We couldn't contain our excitement as we counted down the remaining miles. Each mile felt longer than the last until we finally rounded the corner and saw the sign. The border between California and Oregon on the trail was indicated by a simple inscription, carved into a small wooden sign and nailed to a nearby tree. Aside from a trail register, containing a notebook full of names and dates inside, there was little to denote a place of monumental importance to all of the thru-hikers that must have passed before. We spent a good thirty minutes celebrating and drinking lukewarm beer, that we had carried for days from the last town. It tasted amazing. The border represented more than simply a change of state, it marked a mental shift in our determination to complete the trail. When we set out on this adventure, many months ago, we had always intended to complete the entire trail. But here for the first time, the end goal finally felt within reach. We still had a long way to go... there was no mistaking that, but after walking across the largest state and completing more than half of the trail, the impossible seemed possible.
As we approached the second of just six stops across the state of Oregon, I couldn't help but noticed the cold setting in. It was still mid-afternoon and my hands felt stiff and frozen against the handholds of my trekking poles. The last few days the weather had shifted dramatically, from summer-like temperatures to the cold, more indicative of late fall. Crater Lake was going to be an important resupply for us. We had begun to realize that some of the clothing that had served us so well over the last few months, needed to be replaced with warmer and more weather resistant articles. This was going to be challenging, as Mazama campground was in the middle of Crater Lake National Park, with no access to shops. Thankfully, we had been told that there was a mobile signal available, so we would be able to order items from Amazon.com and have them delivered to a town further up the trail.
By the time we arrived the weather was bitterly cold, so we were overjoyed to see a large restaurant in a rustic log building, complete with roaring fireplace. We jumped at the opportunity for a hot meal and some real warmth. When we entered, I think the hostess took pity on us, seeing how cold we probably looked. She seated us right next to the roaring fire and we spent the next hour or so blissfully eating an excellent and unexpected meal. By the time we left the building, the sun had long since set and the first few snowflakes had begun to fall gently from the dark sky. Thankfully, we had set up our tent earlier in a group campsite with many thru-hikers. We had also been sure to pick up a few beers and some wine, now starting to freeze in the tent vestibule. When we arrived at the campsite, our friends had already started a roaring campfire, in the center of the surrounding tents. We all enjoyed the time spent around the fire, but there was an unmistakable sense of foreboding as we felt the chill of winter closing in. The next morning, we awoke to a blanket of snow that had fallen in the early hours of the morning. That day was spent planning and preparing for the rest of the trip. Like many hikers, we had elected to take an alternate route leaving the PCT, that directly skirted the cliffs over the pristine waters of Crater Lake. Sam and I split off to tackle the many tasks at hand, ensuring everything would be ready for our departure the next morning.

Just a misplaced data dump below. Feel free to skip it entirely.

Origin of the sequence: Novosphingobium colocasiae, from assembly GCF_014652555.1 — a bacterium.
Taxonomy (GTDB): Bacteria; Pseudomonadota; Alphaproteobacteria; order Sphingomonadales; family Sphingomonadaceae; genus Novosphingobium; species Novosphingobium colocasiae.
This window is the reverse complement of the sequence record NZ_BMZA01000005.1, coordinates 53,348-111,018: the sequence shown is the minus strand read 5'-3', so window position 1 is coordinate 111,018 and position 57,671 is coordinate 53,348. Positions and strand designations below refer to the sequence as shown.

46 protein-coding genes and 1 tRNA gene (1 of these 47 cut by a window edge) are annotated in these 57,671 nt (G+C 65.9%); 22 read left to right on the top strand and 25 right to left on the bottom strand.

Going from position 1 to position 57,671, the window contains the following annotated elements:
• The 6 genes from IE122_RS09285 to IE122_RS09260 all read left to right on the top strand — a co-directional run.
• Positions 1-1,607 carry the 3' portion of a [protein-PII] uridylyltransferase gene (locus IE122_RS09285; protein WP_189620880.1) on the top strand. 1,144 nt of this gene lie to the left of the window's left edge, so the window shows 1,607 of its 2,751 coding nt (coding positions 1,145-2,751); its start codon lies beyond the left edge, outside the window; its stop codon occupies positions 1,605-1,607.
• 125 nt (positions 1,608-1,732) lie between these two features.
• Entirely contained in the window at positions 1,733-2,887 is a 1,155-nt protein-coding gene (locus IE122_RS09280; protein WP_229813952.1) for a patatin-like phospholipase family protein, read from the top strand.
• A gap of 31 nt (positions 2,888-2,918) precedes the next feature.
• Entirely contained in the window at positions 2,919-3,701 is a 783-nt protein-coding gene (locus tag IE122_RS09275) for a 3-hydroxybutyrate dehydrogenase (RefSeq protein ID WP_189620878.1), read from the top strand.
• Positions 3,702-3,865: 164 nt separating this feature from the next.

The weather the following day had greatly improved and much of the snow that had fallen earlier had started to melt. Early in the morning, we climbed into a shuttle bus, provided by the park with service to the crater. Many had stayed back an extra day, due to the poor weather conditions from the day before. We were all itching to get back on the trail. We joked and sang loudly as the bus pulled up in front of the final stop. Formed by a volcanic eruption some 7700 years ago, Crater Lake was created by rain and snow being deposited into the basin where Mt. Mazama once stood. Standing on the rim of the enormous crater, it would be impossible not to be in awe of America's deepest lake. The color of the water is an incredibly vibrant azure tone and is surrounded by steeply sloped walls. At the western end of the caldera, Wizard Island rises out of the blue waters, formed from a volcanic cinder cone. It was truly one of the most spectacular sights we had come across along the trail. That day we hiked around the enchanting and lonely landscapes, experiencing what felt like all four seasons in one day. We began the day bathed in warm sunshine and ended the day with heavy snowfall. It was a day I will remember vividly for years to come.
Thankfully the weather improved significantly over the next few days, with temperatures rising to seasonal norms. We only experienced bad weather once more before crossing the border into Washington and that was when we arrived at the historic Timberline Lodge, on the south face of Mt Hood. It had been a rough day. That morning I had awoken in my sleeping bag with a full-blown ear infection. The cold I had picked up earlier, had migrated from my sinuses into my right ear the night before. As we had begun the slow climb towards Mt. Hood, the pressure change became excruciating, eventually causing the eardrum to rupture. We had to divert from the trail to seek medical treatment in a nearby town.
As you might imagine, we were overjoyed to finally arrive at the hotel that night. A large group of hikers had been racing towards the hotel for the last three days, for two distinct reasons. The first was the legendary all-you-can-eat breakfast buffet, a meal that we had been hearing about for over 500 miles from thru-hikers traveling southbound. The second and perhaps more pressing reason was the massive storm system that had been heading our way for the last week. We had been warned that the inclement weather would bring with it massive amounts of rain, ice and snow and would likely last for days. The first few drops began to fall as we climbed the stone steps and walked through the front door.